Zenith Daytona The Rolex cal. 4030 is, unlike what the name suggests not an in-house movement, The Rolex cal. 4030 is actually built on the Zenith El Primero self winding movements


Despite being a category with wide margins for interpretation, performance is the one area where in-house movements often edge out their generic counterparts. Simply put, if you are specifically designing a movement to offer an extra-long power reserve or to feature certain highly-specialized complications, then the end-product will almost certainly excel in those specific areas. How functional or truly useful those specialized complications are is also open to interpretation and we feel the need to mention that this is often a space where watch brands grandstand a bit. Hyper-specific complications can be looked at as the guitar solos of the watch-making world; rarely necessary, but often very, very cool! 

With that in mind, there are countless high-end generic movements that are more than capable of keeping time well-within chronometer standards, so unless you require some other specific feature or functionality from your wristwatch or are the type of collector that really appreciates over-the-top complications, then timekeeping performance alone should not be the reason to choose most in-house movements over their generic counterparts.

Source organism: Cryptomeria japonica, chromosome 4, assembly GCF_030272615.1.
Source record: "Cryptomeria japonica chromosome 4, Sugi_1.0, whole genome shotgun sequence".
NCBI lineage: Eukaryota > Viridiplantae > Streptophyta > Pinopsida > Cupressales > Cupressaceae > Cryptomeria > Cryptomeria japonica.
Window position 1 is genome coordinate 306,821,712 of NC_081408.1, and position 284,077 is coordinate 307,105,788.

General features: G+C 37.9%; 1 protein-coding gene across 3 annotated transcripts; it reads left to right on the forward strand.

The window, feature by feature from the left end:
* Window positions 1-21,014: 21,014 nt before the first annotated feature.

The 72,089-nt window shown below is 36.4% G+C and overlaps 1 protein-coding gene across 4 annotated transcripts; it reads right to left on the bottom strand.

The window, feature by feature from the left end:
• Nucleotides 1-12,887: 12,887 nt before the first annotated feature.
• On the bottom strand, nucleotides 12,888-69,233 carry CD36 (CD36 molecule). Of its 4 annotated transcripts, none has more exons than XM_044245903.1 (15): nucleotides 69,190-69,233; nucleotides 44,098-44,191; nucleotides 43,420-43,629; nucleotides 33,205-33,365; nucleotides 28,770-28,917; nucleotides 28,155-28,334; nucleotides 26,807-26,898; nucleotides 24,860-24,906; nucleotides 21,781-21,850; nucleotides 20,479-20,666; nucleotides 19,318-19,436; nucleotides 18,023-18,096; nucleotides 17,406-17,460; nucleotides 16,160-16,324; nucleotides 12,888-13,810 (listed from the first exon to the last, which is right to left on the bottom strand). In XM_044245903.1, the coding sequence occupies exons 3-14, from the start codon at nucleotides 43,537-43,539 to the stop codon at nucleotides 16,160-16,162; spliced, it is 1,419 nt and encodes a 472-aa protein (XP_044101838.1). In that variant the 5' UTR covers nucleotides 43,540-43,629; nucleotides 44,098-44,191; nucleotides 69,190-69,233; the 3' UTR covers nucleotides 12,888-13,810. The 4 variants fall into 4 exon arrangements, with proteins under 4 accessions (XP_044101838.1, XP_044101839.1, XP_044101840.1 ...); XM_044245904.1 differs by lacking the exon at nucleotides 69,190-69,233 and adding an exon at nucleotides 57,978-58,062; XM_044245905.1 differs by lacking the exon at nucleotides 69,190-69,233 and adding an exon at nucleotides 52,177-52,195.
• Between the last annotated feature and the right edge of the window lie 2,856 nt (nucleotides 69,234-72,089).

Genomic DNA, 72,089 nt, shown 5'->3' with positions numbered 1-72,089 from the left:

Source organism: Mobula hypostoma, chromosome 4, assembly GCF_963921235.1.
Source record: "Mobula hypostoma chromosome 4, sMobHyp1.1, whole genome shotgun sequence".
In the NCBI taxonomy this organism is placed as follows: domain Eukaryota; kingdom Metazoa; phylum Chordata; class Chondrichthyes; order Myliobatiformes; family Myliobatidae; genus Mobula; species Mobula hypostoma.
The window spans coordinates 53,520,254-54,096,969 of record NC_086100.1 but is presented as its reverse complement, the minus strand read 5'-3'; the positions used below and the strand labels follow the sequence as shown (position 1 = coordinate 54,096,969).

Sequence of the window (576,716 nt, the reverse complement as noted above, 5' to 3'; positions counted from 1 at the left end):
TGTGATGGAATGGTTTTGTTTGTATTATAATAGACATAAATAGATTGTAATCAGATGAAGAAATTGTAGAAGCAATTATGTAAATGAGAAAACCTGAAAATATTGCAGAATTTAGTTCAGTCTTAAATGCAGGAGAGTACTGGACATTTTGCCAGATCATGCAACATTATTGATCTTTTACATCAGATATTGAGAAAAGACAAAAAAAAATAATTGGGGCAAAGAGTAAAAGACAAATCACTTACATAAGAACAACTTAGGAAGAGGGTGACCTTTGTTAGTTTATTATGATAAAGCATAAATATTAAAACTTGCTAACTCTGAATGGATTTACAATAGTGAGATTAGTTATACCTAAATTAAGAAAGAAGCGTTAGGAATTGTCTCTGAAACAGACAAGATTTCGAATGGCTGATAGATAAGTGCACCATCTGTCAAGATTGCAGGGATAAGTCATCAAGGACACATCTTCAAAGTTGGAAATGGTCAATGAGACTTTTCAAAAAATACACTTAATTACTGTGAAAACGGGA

•  Seiko cal. 6206
  •  Seiko cal. 7619
  •  Seiko cal. 6309
Does In-House Translate To Beauty Seiko movements are made in-house, but the finishing, although high quality, is more functional and technical than beautiful, unlike other in-house movements, which feature exquisite and more decorative finishing.


The main objective of most off-the-shelf watch movements is to be reliable and easy to maintain. Think about it this way: if you are a movement manufacturer, the absolute last thing you want to do is sell hundreds of thousands of movements each year that have a lack of reliability baked into their design. The scale of production for generic movement manufacturers alone means that both quality of design and their quality control is going to typically be airtight.